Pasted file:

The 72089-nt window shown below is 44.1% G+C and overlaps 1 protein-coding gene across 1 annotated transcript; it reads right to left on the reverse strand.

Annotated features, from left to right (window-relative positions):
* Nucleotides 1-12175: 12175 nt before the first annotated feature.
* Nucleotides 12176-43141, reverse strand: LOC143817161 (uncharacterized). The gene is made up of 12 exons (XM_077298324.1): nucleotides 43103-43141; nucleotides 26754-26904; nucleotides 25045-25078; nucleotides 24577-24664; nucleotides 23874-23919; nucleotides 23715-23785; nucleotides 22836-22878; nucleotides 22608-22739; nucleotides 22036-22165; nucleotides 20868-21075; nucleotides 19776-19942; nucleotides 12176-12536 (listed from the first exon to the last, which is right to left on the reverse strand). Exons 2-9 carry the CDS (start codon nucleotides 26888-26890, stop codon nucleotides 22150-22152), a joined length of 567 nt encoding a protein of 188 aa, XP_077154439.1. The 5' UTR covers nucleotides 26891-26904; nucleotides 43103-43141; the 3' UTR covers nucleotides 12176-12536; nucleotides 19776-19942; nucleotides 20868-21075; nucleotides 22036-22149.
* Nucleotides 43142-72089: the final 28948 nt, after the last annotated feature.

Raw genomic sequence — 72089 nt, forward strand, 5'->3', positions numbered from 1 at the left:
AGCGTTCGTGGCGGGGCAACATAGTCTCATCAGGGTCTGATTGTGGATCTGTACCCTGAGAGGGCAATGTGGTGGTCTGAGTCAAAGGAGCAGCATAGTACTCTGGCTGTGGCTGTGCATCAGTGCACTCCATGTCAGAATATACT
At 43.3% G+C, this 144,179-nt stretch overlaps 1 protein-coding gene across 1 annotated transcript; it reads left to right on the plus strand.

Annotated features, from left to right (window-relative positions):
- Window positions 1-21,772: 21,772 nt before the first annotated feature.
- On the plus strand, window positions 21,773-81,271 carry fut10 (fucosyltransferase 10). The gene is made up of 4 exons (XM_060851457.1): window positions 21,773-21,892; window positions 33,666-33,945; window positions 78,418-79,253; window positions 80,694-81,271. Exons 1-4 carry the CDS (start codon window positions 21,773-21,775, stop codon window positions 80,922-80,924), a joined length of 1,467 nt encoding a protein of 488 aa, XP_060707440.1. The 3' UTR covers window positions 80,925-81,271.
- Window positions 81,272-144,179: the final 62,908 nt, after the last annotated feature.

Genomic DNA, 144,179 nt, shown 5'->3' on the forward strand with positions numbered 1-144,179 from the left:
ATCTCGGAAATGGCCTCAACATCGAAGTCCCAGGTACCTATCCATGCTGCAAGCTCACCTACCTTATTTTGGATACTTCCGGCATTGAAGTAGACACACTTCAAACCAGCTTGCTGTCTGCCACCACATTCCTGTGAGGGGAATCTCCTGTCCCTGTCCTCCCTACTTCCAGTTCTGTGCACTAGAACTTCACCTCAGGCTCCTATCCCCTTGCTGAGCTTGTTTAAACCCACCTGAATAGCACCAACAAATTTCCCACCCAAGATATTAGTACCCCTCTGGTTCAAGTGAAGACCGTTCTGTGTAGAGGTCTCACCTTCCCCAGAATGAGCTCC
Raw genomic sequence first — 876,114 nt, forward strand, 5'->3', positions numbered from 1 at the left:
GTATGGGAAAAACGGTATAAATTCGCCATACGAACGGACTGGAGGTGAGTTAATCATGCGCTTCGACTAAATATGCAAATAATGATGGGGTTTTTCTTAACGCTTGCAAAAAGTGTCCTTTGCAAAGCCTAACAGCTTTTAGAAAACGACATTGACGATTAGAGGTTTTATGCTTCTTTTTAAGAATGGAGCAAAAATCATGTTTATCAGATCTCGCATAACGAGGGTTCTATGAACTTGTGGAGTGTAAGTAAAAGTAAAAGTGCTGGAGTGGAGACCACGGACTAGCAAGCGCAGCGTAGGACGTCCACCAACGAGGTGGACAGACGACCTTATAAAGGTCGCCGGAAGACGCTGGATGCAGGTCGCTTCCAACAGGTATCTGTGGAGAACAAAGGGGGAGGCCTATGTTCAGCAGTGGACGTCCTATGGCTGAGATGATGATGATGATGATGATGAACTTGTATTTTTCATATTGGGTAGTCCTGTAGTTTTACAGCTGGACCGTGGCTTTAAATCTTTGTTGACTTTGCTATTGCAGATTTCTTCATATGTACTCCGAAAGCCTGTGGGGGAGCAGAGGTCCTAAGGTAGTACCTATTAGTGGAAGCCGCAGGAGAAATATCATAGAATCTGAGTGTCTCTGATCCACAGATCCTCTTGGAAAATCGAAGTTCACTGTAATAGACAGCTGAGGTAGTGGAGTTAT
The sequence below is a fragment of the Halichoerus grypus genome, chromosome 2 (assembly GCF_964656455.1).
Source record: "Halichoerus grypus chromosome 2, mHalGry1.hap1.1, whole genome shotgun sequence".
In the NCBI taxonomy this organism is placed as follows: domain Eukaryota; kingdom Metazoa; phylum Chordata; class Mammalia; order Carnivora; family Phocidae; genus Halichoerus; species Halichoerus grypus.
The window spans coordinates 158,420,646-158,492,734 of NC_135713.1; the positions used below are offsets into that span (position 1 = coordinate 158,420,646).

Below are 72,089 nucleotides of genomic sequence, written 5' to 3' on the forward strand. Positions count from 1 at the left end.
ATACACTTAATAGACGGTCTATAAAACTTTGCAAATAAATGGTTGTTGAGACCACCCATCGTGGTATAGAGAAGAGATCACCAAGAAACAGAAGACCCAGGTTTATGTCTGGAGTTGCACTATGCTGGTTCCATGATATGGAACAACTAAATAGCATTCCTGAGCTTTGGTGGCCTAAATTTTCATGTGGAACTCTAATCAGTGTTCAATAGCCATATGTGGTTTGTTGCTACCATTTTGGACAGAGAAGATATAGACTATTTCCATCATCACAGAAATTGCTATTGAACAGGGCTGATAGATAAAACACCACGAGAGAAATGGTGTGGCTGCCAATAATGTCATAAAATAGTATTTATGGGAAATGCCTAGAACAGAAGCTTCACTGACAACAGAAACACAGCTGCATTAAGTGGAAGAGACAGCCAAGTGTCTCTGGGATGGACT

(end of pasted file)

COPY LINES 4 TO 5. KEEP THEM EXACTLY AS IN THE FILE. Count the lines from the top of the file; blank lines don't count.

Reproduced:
* Nucleotides 12176-43141, reverse strand: LOC143817161 (uncharacterized). The gene is made up of 12 exons (XM_077298324.1): nucleotides 43103-43141; nucleotides 26754-26904; nucleotides 25045-25078; nucleotides 24577-24664; nucleotides 23874-23919; nucleotides 23715-23785; nucleotides 22836-22878; nucleotides 22608-22739; nucleotides 22036-22165; nucleotides 20868-21075; nucleotides 19776-19942; nucleotides 12176-12536 (listed from the first exon to the last, which is right to left on the reverse strand). Exons 2-9 carry the CDS (start codon nucleotides 26888-26890, stop codon nucleotides 22150-22152), a joined length of 567 nt encoding a protein of 188 aa, XP_077154439.1. The 5' UTR covers nucleotides 26891-26904; nucleotides 43103-43141; the 3' UTR covers nucleotides 12176-12536; nucleotides 19776-19942; nucleotides 20868-21075; nucleotides 22036-22149.
* Nucleotides 43142-72089: the final 28948 nt, after the last annotated feature.